If you love sailing you’ve probably heard the tales about chartering a yacht in Greece; its crystalline waters, great Mediterranean food and nice reliable breezes. It is a wonderful place to go, and quite accessible. Here we’ll tell you a few good things to know if you’re thinking of chartering in the region.
The charter season
The prime season for bareboat chartering in Greece begins in April and ends in November. The truly high season runs from the end of July to the beginning of September. Around this time you’ll see the highest concentrations of sailors in places like the Saronic Gulf, Corfu and Lefkas. Naturally this is also a time when charters are a bit more costly.
If you choose to charter in April, May or June you’ll be rewarded with lots of blooming flowers, green islands and fun festivities related to Easter, which is the biggest religious holiday in the country. There will also be less visitors around these times.
Each has its own high points, depending on what it is you’re searching for. The Ionian, for example, offers a relaxed sailing experience with short passages between anchorages, while The Dodecanses is great for those looking for a sailing experience that challenges their skills.
For most destinations you can fly into Athens and get to your base from there. There also may be direct charter flights from European cities to smaller airports.
Greek bareboat charter requirements
Just like any country Greece has certain special requirements for bareboat charters:
There must be at least one certified skipper on the yacht. The skipper must be able to provide proof of competency such as an International Certificate of Competence or ASA “104 Bareboat Cruising Course”.
In addition to the skipper each group must have a second experienced crew member, and this person must be over the age of 18.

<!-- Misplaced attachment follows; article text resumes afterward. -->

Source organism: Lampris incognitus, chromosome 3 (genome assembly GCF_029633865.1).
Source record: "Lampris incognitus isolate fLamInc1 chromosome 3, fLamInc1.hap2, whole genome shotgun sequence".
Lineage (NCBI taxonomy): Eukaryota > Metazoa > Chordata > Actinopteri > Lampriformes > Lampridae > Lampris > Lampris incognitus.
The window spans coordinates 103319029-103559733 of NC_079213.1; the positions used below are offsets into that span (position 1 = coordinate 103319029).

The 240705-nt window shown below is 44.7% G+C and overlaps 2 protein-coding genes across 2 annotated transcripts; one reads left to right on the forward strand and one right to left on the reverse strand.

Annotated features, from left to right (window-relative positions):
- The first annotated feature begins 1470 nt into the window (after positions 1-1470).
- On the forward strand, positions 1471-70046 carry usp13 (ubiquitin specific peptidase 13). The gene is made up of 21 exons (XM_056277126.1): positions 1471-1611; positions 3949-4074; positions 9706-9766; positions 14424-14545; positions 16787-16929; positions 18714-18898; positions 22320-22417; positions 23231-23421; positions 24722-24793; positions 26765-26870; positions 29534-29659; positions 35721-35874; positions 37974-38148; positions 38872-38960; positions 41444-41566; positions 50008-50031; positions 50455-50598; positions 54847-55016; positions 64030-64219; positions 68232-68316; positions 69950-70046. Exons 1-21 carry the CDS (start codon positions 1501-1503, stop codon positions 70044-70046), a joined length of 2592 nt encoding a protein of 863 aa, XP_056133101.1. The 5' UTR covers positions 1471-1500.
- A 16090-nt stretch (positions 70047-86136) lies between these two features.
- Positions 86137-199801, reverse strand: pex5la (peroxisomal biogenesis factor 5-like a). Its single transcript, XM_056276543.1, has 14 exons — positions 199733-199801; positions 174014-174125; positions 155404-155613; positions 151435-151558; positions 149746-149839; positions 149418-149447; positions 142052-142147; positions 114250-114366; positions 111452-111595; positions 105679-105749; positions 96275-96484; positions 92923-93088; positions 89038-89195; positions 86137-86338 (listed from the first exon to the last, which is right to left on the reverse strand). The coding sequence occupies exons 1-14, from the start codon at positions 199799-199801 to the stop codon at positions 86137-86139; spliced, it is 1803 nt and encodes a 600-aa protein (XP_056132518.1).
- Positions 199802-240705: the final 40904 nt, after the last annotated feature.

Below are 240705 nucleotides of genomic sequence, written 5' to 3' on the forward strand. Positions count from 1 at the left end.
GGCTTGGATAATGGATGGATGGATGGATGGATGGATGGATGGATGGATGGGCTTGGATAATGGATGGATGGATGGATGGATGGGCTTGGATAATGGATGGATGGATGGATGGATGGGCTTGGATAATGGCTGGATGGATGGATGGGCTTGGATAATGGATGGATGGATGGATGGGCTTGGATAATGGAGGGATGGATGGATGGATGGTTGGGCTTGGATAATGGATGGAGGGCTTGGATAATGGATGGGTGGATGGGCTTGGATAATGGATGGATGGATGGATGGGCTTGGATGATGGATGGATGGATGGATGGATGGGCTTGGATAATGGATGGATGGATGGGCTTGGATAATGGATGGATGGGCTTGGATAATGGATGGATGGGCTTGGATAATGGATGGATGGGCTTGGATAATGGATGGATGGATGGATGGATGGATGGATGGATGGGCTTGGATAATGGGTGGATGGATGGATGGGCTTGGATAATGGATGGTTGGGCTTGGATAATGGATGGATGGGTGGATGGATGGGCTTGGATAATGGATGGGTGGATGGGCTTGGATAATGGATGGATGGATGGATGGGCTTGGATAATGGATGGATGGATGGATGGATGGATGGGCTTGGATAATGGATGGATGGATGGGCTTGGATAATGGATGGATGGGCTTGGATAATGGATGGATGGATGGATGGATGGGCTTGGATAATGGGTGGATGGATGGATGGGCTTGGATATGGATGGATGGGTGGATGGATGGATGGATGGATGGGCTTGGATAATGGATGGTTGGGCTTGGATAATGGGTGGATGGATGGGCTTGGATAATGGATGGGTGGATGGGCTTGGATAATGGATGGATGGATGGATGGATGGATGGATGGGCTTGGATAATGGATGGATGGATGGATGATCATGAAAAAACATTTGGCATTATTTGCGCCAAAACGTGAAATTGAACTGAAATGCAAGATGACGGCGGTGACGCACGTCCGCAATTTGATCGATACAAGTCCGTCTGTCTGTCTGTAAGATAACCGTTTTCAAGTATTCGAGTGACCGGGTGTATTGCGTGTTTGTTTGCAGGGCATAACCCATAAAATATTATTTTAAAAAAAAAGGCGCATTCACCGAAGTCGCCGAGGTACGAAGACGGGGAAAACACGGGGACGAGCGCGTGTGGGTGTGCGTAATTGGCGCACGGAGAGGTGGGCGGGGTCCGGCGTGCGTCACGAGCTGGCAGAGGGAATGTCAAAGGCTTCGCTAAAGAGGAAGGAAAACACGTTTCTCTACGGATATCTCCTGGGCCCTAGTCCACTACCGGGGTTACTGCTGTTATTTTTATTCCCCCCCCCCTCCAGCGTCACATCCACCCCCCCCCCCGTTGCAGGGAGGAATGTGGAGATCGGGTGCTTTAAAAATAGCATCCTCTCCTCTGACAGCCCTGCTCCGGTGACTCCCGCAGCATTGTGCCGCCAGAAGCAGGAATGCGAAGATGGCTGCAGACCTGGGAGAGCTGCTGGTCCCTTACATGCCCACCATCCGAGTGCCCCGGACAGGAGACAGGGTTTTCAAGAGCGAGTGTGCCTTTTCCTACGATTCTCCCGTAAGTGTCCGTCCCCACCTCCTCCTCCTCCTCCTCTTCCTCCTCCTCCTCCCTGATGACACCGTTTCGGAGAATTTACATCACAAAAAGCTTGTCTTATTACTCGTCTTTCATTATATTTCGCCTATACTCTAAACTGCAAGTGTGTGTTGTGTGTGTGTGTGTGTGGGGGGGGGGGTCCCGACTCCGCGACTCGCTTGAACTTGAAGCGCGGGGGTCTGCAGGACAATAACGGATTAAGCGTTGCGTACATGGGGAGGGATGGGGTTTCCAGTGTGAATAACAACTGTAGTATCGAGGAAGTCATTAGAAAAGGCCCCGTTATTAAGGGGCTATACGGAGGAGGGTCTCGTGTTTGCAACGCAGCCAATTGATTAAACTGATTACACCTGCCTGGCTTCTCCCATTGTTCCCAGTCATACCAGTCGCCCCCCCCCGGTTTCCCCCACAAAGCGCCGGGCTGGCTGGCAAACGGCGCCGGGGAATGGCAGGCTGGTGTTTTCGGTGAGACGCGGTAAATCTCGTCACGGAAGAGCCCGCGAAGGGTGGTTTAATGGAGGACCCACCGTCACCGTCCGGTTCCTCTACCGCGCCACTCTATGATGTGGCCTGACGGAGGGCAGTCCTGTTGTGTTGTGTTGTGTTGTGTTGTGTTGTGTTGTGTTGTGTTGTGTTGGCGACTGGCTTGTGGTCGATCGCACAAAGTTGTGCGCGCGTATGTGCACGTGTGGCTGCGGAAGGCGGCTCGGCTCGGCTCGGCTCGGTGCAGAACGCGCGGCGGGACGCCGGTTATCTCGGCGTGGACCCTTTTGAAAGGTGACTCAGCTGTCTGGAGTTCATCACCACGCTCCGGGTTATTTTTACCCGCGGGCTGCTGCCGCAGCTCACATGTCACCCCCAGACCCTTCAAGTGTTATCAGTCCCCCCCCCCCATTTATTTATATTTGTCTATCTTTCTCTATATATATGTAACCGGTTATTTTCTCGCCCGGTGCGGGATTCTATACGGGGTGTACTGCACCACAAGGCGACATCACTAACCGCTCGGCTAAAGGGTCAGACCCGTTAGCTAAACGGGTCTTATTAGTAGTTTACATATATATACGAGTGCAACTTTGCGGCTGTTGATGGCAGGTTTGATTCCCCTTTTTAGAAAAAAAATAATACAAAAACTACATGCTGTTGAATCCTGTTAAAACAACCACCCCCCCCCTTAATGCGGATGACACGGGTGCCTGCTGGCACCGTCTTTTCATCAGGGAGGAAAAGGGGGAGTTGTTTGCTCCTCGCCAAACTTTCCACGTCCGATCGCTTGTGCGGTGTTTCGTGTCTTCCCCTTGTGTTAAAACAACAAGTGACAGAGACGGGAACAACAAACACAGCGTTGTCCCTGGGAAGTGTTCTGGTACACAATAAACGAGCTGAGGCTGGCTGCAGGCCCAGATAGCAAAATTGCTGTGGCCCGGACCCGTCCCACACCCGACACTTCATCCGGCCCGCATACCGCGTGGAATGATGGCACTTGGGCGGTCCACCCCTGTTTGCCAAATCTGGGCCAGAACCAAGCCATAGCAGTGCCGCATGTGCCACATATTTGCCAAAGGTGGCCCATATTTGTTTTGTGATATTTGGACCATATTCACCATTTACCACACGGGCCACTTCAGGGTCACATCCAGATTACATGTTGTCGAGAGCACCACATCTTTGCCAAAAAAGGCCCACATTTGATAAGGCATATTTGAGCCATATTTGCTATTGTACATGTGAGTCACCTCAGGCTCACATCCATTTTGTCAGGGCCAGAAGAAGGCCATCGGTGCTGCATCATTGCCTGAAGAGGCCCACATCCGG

Great mooring costs
Unlike many other beautiful destinations the mooring costs in many areas of Greece are extremely reasonable. Your LateSail advisor can provide you with further information on where to go to take advantage of low cost mooring, and where to avoid as well.
Provisioning in Greece
As an experienced host to charterers and yachties from around the world, much of Greece is well versed in providing great provisions from which to select from during your trip. The region boasts excellent olives, sardines and cheeses, all of which are great for putting together an energizing snack while out on the water.
You’ll also find plenty of waterfront tavernas serving excellent seafood and many other types of regional specialities. Good wine abounds and you can stock up on Mythos and other Greek beers to keep you satiated throughout your journey.
If you’re not quite ready for a full on bareboat charter in Greece you can also easily join a flotilla. Greece is a popular cruising grounds for these fleets of boats, and they have several distinct benefits.
Choose a flotilla to have an expert lead boat to help chart the course and help if any issues arise. The charter schedule is relaxed, allowing you to set off early or take your time before meeting up with the other boats at the next planned stop. You also have a built in group of sailors to dine with in the evenings, although you can also choose to relax in privacy.
Your flotilla can be what you make of it – if this option appeals to you LateSail can also help you book a flotilla charter.
For more information on sailing in Greece feel free to visit our Greece section or contact us any time.
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